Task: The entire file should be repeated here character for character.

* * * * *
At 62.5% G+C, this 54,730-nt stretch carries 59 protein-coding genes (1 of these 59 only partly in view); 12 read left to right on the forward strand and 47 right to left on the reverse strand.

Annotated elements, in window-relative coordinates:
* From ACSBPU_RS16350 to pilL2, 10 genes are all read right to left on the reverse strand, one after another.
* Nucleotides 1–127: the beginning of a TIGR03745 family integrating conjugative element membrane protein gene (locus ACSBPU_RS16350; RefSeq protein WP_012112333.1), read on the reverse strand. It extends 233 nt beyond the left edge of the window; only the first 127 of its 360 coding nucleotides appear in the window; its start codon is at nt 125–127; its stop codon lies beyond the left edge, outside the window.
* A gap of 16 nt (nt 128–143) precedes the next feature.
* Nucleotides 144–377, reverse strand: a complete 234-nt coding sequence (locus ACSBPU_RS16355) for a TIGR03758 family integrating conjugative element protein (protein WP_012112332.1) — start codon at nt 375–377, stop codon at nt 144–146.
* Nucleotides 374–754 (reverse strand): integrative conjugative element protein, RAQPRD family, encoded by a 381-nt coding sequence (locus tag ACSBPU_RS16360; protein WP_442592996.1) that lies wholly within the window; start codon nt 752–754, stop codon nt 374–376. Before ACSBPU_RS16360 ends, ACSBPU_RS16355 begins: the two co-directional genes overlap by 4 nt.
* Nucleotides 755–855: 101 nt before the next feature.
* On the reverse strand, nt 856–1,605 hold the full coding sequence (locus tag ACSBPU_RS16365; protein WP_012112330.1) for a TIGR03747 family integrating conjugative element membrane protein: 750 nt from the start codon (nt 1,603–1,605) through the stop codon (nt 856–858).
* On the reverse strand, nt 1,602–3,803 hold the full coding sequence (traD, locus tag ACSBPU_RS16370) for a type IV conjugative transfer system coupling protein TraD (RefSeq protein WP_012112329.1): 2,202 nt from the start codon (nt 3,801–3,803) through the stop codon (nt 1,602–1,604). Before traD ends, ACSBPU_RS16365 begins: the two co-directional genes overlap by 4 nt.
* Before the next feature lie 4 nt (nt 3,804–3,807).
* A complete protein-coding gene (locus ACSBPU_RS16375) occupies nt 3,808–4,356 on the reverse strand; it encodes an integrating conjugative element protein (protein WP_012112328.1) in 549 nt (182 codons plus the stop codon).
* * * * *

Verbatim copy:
At 62.5% G+C, this 54,730-nt stretch carries 59 protein-coding genes (1 of these 59 only partly in view); 12 read left to right on the forward strand and 47 right to left on the reverse strand.

Annotated elements, in window-relative coordinates:
* From ACSBPU_RS16350 to pilL2, 10 genes are all read right to left on the reverse strand, one after another.
* Nucleotides 1–127: the beginning of a TIGR03745 family integrating conjugative element membrane protein gene (locus ACSBPU_RS16350; RefSeq protein WP_012112333.1), read on the reverse strand. It extends 233 nt beyond the left edge of the window; only the first 127 of its 360 coding nucleotides appear in the window; its start codon is at nt 125–127; its stop codon lies beyond the left edge, outside the window.
* A gap of 16 nt (nt 128–143) precedes the next feature.
* Nucleotides 144–377, reverse strand: a complete 234-nt coding sequence (locus ACSBPU_RS16355) for a TIGR03758 family integrating conjugative element protein (protein WP_012112332.1) — start codon at nt 375–377, stop codon at nt 144–146.
* Nucleotides 374–754 (reverse strand): integrative conjugative element protein, RAQPRD family, encoded by a 381-nt coding sequence (locus tag ACSBPU_RS16360; protein WP_442592996.1) that lies wholly within the window; start codon nt 752–754, stop codon nt 374–376. Before ACSBPU_RS16360 ends, ACSBPU_RS16355 begins: the two co-directional genes overlap by 4 nt.
* Nucleotides 755–855: 101 nt before the next feature.
* On the reverse strand, nt 856–1,605 hold the full coding sequence (locus tag ACSBPU_RS16365; protein WP_012112330.1) for a TIGR03747 family integrating conjugative element membrane protein: 750 nt from the start codon (nt 1,603–1,605) through the stop codon (nt 856–858).
* On the reverse strand, nt 1,602–3,803 hold the full coding sequence (traD, locus tag ACSBPU_RS16370) for a type IV conjugative transfer system coupling protein TraD (RefSeq protein WP_012112329.1): 2,202 nt from the start codon (nt 3,801–3,803) through the stop codon (nt 1,602–1,604). Before traD ends, ACSBPU_RS16365 begins: the two co-directional genes overlap by 4 nt.
* Before the next feature lie 4 nt (nt 3,804–3,807).
* A complete protein-coding gene (locus ACSBPU_RS16375) occupies nt 3,808–4,356 on the reverse strand; it encodes an integrating conjugative element protein (protein WP_012112328.1) in 549 nt (182 codons plus the stop codon).